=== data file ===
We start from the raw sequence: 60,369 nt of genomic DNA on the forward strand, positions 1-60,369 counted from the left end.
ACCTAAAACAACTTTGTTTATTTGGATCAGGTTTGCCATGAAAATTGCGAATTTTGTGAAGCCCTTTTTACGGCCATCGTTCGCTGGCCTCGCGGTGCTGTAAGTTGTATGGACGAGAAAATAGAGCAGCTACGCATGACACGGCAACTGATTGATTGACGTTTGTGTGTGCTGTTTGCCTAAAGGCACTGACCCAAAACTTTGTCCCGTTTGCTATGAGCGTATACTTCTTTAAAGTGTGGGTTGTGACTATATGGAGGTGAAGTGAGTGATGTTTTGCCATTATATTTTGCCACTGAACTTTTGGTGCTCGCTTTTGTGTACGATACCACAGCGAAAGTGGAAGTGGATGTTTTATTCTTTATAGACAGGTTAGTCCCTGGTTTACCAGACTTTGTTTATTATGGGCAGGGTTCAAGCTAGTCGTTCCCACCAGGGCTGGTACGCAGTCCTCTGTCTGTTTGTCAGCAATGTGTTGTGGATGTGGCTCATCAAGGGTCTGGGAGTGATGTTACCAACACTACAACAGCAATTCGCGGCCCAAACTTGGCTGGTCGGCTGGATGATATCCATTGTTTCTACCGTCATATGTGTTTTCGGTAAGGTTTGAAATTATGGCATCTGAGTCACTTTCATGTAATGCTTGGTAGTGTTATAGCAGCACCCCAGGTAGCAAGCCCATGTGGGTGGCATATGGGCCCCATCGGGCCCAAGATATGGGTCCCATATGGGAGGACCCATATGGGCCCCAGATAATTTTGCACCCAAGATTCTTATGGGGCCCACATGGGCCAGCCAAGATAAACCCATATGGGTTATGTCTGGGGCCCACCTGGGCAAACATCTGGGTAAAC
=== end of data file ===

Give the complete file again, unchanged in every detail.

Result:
We start from the raw sequence: 60,369 nt of genomic DNA on the forward strand, positions 1-60,369 counted from the left end.
ACCTAAAACAACTTTGTTTATTTGGATCAGGTTTGCCATGAAAATTGCGAATTTTGTGAAGCCCTTTTTACGGCCATCGTTCGCTGGCCTCGCGGTGCTGTAAGTTGTATGGACGAGAAAATAGAGCAGCTACGCATGACACGGCAACTGATTGATTGACGTTTGTGTGTGCTGTTTGCCTAAAGGCACTGACCCAAAACTTTGTCCCGTTTGCTATGAGCGTATACTTCTTTAAAGTGTGGGTTGTGACTATATGGAGGTGAAGTGAGTGATGTTTTGCCATTATATTTTGCCACTGAACTTTTGGTGCTCGCTTTTGTGTACGATACCACAGCGAAAGTGGAAGTGGATGTTTTATTCTTTATAGACAGGTTAGTCCCTGGTTTACCAGACTTTGTTTATTATGGGCAGGGTTCAAGCTAGTCGTTCCCACCAGGGCTGGTACGCAGTCCTCTGTCTGTTTGTCAGCAATGTGTTGTGGATGTGGCTCATCAAGGGTCTGGGAGTGATGTTACCAACACTACAACAGCAATTCGCGGCCCAAACTTGGCTGGTCGGCTGGATGATATCCATTGTTTCTACCGTCATATGTGTTTTCGGTAAGGTTTGAAATTATGGCATCTGAGTCACTTTCATGTAATGCTTGGTAGTGTTATAGCAGCACCCCAGGTAGCAAGCCCATGTGGGTGGCATATGGGCCCCATCGGGCCCAAGATATGGGTCCCATATGGGAGGACCCATATGGGCCCCAGATAATTTTGCACCCAAGATTCTTATGGGGCCCACATGGGCCAGCCAAGATAAACCCATATGGGTTATGTCTGGGGCCCACCTGGGCAAACATCTGGGTAAAC